The present and future of post production business and technology

The real cost of Free

The real cost of Free

I read responses like these and I really wonder why anyone cares about mainstream media, with their lack of research, wholesale publication of press releases (without disclosure) and the tendency to push headlines (and page views).

Apart from Guardian columnist Helienne Lindvall publishing material with zero research, making claims that were simply not true about Doctorow’s speaking fees, but manages to completely misunderstand that no-one has ever said that “content wants to be free”. Many business models include free content: commercial radio, broadcast Television and newspapers have long used free content as part of their business model.

Doctorow makes the point:

The topic I leave my family and my desk to talk to people all over the world about is the risks to freedom arising from the failure of copyright giants to adapt to a world where it’s impossible to prevent copying. Because it is impossible. Despite 15 long years of the copyright wars, despite draconian laws and savage penalties, despite secret treaties and widespread censorship, despite millions spent on ill-advised copy-prevention tools, more copying takes place today than ever before.

As I’ve written here before, copying isn’t going to get harder, ever. Hard drives won’t magically get bulkier but hold fewer bits and cost more.

Networks won’t be harder to use. PCs won’t be slower. People won’t stop learning to type “Toy Story 3 bittorrent” into Google (NSDQ: GOOG). Anyone who claims otherwise is selling something – generally some kind of unworkable magic anti-copying beans that they swear, this time, will really work.

So, assuming that copyright holders will never be able to stop or even slow down copying, what is to be done?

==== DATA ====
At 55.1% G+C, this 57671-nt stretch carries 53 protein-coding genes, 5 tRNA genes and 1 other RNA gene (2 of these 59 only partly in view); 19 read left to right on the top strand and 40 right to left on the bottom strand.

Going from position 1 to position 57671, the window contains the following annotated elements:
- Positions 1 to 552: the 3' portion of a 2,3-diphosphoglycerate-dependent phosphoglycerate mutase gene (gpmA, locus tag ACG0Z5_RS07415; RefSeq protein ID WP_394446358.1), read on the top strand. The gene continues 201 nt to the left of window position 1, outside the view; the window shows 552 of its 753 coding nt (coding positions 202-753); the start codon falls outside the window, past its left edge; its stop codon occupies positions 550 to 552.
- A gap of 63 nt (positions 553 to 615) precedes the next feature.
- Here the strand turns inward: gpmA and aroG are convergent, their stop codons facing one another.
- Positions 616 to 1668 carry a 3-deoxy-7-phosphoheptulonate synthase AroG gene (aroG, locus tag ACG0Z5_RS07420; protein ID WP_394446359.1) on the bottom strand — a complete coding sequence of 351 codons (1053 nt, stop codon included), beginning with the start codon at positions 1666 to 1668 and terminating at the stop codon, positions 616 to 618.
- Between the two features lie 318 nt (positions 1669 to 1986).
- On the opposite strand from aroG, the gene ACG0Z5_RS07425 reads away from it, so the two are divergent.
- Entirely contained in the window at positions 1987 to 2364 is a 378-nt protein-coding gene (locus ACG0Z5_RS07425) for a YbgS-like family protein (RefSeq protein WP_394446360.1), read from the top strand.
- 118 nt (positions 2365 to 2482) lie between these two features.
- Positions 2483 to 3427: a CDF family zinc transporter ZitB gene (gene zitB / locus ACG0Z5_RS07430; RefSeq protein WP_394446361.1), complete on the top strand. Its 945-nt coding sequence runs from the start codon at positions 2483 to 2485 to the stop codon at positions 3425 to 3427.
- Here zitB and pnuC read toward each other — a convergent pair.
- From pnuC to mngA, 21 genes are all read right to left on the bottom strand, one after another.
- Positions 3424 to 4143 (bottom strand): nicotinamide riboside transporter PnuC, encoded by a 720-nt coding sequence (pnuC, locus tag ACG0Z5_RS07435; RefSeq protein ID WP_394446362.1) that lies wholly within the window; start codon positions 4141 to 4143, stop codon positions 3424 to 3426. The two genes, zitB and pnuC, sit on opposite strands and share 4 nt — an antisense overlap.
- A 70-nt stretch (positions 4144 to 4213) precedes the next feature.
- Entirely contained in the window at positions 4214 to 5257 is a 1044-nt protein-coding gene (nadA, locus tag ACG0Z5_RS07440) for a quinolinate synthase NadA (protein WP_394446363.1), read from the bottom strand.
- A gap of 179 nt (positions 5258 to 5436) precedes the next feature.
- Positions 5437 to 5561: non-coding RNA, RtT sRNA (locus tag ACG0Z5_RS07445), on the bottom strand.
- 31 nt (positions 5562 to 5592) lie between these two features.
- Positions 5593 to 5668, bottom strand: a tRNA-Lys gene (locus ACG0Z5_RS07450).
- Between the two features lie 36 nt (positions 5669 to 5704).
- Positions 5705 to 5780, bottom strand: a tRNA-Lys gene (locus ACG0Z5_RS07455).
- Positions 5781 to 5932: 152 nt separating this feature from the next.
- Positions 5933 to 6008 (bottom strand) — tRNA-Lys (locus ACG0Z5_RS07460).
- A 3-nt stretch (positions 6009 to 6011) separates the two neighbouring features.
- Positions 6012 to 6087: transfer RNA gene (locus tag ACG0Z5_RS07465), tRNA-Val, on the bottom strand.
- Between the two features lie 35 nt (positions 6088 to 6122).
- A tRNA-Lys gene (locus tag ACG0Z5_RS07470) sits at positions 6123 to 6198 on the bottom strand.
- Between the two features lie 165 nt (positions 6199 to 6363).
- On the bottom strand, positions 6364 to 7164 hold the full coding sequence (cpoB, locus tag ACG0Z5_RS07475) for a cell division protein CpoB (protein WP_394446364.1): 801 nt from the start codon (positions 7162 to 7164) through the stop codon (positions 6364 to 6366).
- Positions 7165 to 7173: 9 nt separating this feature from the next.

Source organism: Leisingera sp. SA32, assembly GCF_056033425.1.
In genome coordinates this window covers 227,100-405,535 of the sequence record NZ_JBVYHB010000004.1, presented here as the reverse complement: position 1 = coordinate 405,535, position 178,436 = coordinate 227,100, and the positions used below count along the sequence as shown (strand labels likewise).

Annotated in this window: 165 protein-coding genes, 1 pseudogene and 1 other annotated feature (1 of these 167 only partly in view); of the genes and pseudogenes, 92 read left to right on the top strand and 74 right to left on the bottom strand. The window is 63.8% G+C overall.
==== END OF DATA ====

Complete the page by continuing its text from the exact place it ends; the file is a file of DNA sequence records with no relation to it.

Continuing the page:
What is to be done are that new business models must be created around free content and there have been any number of success stories, particularly in film and music. Remember that all Corey Doctorow’s books are available free under a non-commercail Creative Commons license. He has had two books on the New York Times bestseller list for the past two years. He knows what he’s talking about from his own experience.

Read the whole article, it’s well worth it.



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One response to “The real cost of Free”

  1. Thomas

    “Hell, look at my last barber, in Los Angeles: the man doesn’t use a PC, but I found him by googling for “barbers” with my postcode. The information economy is driving his cost of customer acquisition to zero, and he doesn’t even have to actively participate in it.”

    That nails down “our” behaviour.
    We – “the tech-age human beeings” – we cannot find the the time no more to explore our surroundings wherever we at a particular moment are, nor we can decide anymore whats important to os or not.

    We’re getting trashed, burried by information every single minute and hour during the days of all these few years of our life.

    Sure that people cannot tell anymore whats “free” and what’s not.

    Entertainment channels do not tell us how good any movie was running at the box office, nor it tells us how that or these featured “15 minutes of fame”-musicians do live on their own after the big hit.

    Entertainment channels are selling us pink bonbons 24 hours a day so people get literally enforced to think of it as “free-ware” and all the goods are literally flying into their mouths, because every moron can find information on the web.

    But, the half-life period of such “stolen” products are very short and i believe that people are subconsciously forced to invest in different entertainment goods that will pay off the damage they unwittingly had done to the “industry”.

    My opinion is to cool down and not to exaggerate anything regarding this topic.

    “The Web” is the only real subcultural movement in this real world of liars and impostors, and “the web” has more “rebellious” character that can change this world substantial and that’s why “they” try to make it down